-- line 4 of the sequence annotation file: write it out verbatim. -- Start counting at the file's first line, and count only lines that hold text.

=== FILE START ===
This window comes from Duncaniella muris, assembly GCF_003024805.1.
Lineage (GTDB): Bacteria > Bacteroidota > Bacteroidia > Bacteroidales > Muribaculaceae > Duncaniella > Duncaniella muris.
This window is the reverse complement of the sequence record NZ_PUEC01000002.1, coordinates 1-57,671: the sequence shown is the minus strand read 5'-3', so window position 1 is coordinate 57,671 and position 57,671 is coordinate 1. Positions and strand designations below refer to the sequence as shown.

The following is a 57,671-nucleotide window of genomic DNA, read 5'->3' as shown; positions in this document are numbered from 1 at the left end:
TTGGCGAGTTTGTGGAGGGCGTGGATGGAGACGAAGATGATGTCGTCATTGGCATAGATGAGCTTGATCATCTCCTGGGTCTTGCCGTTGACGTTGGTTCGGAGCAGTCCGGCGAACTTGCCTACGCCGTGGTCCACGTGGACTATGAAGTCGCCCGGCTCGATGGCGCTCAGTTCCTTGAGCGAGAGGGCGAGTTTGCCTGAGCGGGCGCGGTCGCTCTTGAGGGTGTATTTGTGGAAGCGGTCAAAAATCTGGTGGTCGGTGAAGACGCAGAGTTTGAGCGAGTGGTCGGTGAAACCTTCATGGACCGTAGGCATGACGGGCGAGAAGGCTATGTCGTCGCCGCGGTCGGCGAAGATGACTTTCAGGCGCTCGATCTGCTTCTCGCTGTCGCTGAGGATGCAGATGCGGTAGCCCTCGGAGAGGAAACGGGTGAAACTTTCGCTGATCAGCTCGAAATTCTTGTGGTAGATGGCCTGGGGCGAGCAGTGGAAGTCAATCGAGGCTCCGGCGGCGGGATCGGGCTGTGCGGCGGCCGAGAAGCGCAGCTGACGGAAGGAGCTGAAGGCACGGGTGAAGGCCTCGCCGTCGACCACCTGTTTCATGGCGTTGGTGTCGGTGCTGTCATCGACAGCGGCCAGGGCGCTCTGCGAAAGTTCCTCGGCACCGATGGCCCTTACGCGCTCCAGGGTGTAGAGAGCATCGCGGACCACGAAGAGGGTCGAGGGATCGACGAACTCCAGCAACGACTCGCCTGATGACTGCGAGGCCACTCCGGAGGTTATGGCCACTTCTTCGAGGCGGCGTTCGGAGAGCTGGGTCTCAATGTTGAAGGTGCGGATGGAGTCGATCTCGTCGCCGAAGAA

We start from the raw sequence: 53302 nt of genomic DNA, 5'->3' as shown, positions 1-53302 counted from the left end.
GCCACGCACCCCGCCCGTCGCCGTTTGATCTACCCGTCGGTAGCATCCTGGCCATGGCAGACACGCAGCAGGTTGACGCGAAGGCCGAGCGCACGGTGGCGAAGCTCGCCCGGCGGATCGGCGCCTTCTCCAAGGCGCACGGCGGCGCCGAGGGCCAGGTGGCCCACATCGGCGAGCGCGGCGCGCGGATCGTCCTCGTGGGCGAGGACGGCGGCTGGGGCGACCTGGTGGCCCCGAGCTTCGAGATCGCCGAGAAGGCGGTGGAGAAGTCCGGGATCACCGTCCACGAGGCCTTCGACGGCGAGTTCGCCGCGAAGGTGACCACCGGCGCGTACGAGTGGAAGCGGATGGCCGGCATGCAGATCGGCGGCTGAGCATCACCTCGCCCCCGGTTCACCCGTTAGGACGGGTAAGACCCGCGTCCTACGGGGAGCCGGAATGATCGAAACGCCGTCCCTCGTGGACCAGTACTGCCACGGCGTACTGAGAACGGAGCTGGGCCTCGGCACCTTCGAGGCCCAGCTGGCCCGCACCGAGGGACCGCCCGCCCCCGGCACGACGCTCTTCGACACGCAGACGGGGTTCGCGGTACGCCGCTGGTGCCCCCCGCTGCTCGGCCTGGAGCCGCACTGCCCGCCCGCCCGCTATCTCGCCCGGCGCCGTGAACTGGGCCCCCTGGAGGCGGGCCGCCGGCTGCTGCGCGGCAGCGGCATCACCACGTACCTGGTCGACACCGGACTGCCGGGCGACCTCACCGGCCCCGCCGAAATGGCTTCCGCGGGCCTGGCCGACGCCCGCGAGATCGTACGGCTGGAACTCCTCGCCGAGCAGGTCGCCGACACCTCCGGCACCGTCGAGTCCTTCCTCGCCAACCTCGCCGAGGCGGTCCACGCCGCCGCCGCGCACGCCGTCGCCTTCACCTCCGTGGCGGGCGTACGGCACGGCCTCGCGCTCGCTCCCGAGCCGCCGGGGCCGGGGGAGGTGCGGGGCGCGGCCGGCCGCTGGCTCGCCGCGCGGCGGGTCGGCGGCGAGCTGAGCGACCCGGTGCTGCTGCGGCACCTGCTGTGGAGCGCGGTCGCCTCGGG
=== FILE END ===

The following is a 57,671-nucleotide window of genomic DNA, read 5'->3' as shown; positions in this document are numbered from 1 at the left end: